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Published: 12th December 2022 | In: Insights

The risks of ransomware have been well publicised in the last few years, but cyber security analysts around the world have recently seen this type of attack evolve into Ransomware-as-a-Service (RaaS), a more industrialised business model that is worth understanding if you’re responsible for security in any industry.

Ransomware groups are understood to use two methods of operation, either direct attack or RaaS. The latter has increased the risks for organisations trying to defend themselves because now a greater number of threat actors potentially has access to the tools they need to infiltrate IT networks. Even relatively low-skilled groups or individuals can get their hands on malicious software and direct it at whichever organisations they wish.

The three stages of a RaaS cyber-attack

If you read our blog about the brief history of ransomware, you’ll know that RaaS basically breaks down the traditional model of a ransomware process into three modules:

  1. The first group finds a way to breach or compromise an organisation
  2. The second develops the tools and software to break in
  3. The third carries out the infiltration, steals and/or encrypts any data and demands payment.

Each group pays fees for any services they buy from other groups and/or splits the money they make from the organisations they attack. The model spreads the workload, the risks involved and any financial rewards. There’s no new sophisticated technology here, it’s simply a different way that threat actors are working together as they amend their tactics, techniques and procedures (TTPs).

A new criminal business model

RaaS is a much more industrialised set-up that some observers have even described as a whole new cybercriminal business model. Now that criminal groups specialise in a single area rather than attempt to manage all the stages themselves, they can invest their energy and time into mastering one specific act of the whole crime.

But it also means that less skilled groups and those without much experience can simply purchase ready-made tools from other groups and apply them to their chosen targets. Whereas ransomware used to be opportunistic, RaaS has enabled gangs to be more precise with their campaigns.

And because it has lowered the barrier to entry, it has also potentially opened up opportunities for people with other agendas. Say, for example, that someone holds a deep grudge against an organisation and wants to inflict harm on them and perhaps extort money at the same time. Now they can buy the specific tools and services they need and try to conduct the final part of the cyber-attack themselves. However, the majority of evidence points at these crimes being committed by people looking for quick and easy profits.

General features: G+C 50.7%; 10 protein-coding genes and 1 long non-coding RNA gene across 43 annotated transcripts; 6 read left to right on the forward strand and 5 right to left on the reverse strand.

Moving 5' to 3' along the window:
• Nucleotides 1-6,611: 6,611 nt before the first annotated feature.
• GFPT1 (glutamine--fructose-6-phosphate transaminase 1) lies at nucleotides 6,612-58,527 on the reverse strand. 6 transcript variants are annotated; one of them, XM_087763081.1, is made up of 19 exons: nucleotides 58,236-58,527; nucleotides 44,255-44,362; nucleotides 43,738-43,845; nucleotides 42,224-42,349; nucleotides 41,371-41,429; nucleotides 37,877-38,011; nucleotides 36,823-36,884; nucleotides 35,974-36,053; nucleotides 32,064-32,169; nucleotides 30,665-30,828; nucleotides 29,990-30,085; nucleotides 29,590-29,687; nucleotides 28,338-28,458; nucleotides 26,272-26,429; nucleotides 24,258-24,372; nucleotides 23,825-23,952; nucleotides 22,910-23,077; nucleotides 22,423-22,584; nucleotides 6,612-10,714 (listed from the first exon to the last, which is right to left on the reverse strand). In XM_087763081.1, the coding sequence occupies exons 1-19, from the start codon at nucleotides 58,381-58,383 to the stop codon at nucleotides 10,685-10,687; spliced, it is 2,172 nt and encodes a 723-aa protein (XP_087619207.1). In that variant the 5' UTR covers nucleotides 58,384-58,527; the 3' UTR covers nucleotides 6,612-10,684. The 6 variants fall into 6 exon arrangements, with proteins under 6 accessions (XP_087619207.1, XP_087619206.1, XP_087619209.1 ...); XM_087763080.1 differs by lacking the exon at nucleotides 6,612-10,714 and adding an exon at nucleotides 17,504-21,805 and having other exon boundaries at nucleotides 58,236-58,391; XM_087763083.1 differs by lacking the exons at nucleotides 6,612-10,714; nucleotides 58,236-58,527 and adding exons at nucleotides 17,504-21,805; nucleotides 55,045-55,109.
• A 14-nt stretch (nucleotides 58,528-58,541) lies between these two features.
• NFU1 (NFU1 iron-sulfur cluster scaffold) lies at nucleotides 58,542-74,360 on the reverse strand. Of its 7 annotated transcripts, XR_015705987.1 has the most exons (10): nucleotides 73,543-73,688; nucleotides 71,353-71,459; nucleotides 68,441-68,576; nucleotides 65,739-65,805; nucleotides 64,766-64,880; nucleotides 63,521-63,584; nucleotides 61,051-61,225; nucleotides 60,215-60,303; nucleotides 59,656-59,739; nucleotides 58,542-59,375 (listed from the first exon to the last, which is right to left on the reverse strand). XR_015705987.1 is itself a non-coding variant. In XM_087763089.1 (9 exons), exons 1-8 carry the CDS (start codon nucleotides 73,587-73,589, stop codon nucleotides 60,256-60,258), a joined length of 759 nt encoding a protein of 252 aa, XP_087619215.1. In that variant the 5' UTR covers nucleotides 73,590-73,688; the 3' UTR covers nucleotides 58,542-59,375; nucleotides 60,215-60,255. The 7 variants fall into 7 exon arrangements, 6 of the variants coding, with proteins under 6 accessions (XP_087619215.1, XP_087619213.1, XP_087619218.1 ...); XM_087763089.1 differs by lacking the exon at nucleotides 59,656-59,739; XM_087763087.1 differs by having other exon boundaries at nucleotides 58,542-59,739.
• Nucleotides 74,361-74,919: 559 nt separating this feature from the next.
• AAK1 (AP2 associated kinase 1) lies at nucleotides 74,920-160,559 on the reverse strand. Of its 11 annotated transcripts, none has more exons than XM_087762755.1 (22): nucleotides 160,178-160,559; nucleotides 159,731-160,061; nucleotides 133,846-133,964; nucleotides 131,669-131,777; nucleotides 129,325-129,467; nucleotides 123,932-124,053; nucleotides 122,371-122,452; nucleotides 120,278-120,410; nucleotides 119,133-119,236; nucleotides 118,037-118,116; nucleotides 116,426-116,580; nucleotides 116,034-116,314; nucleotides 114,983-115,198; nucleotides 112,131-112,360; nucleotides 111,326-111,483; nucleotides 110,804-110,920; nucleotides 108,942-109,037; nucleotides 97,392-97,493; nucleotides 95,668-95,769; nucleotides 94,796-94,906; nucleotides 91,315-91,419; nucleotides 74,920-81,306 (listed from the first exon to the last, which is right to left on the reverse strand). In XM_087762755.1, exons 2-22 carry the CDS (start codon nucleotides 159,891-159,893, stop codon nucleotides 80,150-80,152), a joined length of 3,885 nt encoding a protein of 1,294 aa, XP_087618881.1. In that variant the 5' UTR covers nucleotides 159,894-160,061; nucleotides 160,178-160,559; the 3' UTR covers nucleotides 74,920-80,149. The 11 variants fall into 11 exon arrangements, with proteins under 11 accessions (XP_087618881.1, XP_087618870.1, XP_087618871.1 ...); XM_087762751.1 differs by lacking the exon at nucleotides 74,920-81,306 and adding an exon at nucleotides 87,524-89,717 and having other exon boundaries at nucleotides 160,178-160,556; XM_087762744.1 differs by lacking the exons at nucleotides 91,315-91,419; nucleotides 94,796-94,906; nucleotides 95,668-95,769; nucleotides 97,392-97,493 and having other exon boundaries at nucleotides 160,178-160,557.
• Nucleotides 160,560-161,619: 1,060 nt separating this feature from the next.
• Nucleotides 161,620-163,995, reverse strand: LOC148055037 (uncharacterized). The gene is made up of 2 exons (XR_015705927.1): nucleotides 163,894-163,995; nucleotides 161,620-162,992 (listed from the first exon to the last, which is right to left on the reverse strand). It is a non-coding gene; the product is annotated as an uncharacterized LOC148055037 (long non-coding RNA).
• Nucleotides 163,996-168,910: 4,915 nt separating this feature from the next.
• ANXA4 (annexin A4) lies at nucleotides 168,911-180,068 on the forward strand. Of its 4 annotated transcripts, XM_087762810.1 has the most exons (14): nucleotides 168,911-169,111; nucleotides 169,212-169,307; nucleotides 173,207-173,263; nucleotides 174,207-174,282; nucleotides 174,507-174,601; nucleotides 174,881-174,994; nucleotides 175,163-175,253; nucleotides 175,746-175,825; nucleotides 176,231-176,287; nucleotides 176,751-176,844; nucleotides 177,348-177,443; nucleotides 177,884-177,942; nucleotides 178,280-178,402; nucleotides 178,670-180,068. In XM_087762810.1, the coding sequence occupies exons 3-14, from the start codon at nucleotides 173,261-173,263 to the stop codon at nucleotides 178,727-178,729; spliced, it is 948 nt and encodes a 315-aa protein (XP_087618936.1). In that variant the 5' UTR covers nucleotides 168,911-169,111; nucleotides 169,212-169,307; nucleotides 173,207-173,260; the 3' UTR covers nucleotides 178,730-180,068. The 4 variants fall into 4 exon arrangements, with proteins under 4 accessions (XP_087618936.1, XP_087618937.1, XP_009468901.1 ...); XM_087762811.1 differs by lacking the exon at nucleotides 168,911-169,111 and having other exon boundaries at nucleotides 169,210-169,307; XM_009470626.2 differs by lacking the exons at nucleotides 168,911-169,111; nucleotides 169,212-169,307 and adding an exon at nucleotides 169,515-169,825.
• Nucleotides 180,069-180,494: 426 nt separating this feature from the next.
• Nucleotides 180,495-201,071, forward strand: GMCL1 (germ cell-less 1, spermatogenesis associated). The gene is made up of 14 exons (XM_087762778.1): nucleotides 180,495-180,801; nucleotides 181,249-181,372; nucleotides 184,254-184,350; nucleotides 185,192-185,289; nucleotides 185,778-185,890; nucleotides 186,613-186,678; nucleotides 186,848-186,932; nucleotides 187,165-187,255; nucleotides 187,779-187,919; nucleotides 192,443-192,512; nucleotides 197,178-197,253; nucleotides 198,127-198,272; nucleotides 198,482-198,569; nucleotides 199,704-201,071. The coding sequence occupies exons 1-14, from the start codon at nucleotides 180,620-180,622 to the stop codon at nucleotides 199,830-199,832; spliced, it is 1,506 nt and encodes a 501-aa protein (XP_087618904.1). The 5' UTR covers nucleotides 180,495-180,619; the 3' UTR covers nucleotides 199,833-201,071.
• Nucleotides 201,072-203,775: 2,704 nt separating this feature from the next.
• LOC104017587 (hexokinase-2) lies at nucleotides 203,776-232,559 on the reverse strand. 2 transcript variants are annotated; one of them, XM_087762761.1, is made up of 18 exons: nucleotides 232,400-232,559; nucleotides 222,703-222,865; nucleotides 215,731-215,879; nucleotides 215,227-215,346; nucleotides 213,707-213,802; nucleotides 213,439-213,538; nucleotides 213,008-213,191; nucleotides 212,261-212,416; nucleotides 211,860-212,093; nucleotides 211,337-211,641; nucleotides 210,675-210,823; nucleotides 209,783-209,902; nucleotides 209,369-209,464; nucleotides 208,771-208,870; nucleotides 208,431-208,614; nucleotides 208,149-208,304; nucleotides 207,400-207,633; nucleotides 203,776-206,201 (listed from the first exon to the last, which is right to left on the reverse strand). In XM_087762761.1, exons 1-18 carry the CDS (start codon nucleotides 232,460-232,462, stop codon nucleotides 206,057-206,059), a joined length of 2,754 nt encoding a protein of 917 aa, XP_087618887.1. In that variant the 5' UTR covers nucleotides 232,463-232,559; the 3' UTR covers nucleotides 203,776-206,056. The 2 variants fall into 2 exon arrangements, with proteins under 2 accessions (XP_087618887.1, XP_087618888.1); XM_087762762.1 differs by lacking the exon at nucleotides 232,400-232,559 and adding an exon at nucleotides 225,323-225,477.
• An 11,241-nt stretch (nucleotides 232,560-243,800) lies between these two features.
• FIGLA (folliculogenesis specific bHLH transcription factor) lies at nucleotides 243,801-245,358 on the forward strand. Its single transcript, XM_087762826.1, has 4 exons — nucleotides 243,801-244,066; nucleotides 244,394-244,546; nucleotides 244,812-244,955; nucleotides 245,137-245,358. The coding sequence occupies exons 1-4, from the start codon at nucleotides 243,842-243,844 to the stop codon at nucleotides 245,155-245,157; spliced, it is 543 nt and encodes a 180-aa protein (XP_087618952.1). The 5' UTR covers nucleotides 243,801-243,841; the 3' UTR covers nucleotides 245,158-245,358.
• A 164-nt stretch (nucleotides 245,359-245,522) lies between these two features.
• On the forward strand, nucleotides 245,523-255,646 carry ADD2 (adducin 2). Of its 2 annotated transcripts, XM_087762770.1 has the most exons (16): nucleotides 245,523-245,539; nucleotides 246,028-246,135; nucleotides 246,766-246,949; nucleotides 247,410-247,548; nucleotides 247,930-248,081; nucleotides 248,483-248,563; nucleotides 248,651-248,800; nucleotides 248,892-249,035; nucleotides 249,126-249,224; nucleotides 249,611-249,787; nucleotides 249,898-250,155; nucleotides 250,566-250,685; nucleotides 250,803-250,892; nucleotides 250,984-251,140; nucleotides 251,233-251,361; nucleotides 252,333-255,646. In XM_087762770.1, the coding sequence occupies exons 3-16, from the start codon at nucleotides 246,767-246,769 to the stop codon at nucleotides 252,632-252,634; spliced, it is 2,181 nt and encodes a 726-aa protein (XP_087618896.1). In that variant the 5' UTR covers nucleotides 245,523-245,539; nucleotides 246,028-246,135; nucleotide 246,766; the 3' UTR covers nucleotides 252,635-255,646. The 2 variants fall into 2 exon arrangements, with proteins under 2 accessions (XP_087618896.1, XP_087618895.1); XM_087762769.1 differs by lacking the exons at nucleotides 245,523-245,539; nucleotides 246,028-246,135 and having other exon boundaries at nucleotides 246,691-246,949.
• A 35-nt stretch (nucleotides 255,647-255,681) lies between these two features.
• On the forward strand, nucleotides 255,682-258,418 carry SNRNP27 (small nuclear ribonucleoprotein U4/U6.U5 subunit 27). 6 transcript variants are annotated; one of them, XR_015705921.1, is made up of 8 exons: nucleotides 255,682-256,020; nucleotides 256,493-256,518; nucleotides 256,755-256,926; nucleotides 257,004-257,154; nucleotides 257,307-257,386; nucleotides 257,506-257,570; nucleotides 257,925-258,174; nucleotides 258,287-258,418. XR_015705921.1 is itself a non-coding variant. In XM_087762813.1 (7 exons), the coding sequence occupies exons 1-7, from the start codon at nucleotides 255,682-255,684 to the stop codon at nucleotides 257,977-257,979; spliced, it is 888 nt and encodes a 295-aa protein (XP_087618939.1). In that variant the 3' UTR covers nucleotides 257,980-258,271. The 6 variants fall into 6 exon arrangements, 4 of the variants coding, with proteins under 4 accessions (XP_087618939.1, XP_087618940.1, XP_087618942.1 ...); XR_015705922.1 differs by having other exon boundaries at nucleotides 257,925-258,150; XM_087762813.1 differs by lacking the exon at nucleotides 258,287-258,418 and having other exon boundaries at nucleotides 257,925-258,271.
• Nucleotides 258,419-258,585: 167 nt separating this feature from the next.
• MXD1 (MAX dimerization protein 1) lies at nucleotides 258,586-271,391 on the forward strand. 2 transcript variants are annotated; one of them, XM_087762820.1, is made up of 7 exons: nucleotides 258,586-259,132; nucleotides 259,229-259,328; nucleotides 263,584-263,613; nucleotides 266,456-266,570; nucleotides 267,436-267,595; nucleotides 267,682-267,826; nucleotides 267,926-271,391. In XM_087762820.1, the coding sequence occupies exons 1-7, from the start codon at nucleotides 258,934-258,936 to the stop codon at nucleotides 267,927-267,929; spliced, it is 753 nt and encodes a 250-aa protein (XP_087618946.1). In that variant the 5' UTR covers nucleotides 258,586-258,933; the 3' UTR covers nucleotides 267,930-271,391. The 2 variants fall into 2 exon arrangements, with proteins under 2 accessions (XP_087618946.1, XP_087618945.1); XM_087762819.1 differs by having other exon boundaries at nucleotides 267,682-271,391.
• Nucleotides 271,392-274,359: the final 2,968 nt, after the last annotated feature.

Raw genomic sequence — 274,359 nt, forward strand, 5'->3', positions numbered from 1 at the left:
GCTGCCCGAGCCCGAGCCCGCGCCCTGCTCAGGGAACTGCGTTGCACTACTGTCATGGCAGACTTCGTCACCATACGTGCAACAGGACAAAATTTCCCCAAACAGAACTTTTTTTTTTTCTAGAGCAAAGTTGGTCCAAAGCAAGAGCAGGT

Harder to trace the tracks of a threat actor

The nature of the RaaS model also makes it more difficult to identify the unique signatures that cybercriminals leave behind for digital forensics teams to find. The hallmarks found following a RaaS cyber-attack will be blurred by up to three different sets of ‘fingerprints’ at the crime scene instead of the one set that would have previously provided evidence of a single group.

Microsoft, which invests more than $1 billion into cyber security every year and tracks scores of unique ransomware families and hundreds of unique threat actors, has even gone so far to say that RaaS has ‘redefined our understanding of ransomware incidents’.

That said, RaaS is still fairly new and, as with almost everything in cyber security, it’s continually evolving, so we’re bound to see new developments unfold in the coming months and years. Time will tell whether RaaS will eventually prove to be the dominant modus operandi for all cybercriminal groups or if it will only be a temporary trend that will fail to be effective for the longer term for as yet unknown reasons.

Cyber security is a risk management challenge

All this might be interesting if your job is to help defend your organisation, but RaaS really shouldn’t be anything more to worry about than usual. At its heart, cyber security isn’t really a technology problem. It’s a risk management problem, and one that involves people using technology, building partnerships and communicating to resolve the problem together.

The fundamental risk management practices that can be applied to cyber security will help to minimise the chances of a RaaS cyber-attack: good cyber hygiene, cyber security awareness training, offensive security and a strong Security Operations Centre (SOC) and the capability to protect the growing number of components of the whole IT ecosystem.

Criminals always want to take the easiest route to make a quick profit, so it’s worth the effort to make it as difficult as possible for them, and to ensure that the new cybercrime economy does not pay.

Learn more about ransomware and what you can do about it

To find out more about ransomware trends, who the main ransomware groups are and whom they are targeting, take a look at our recently published related blog, ‘New ransomware extortion tactics emerge’.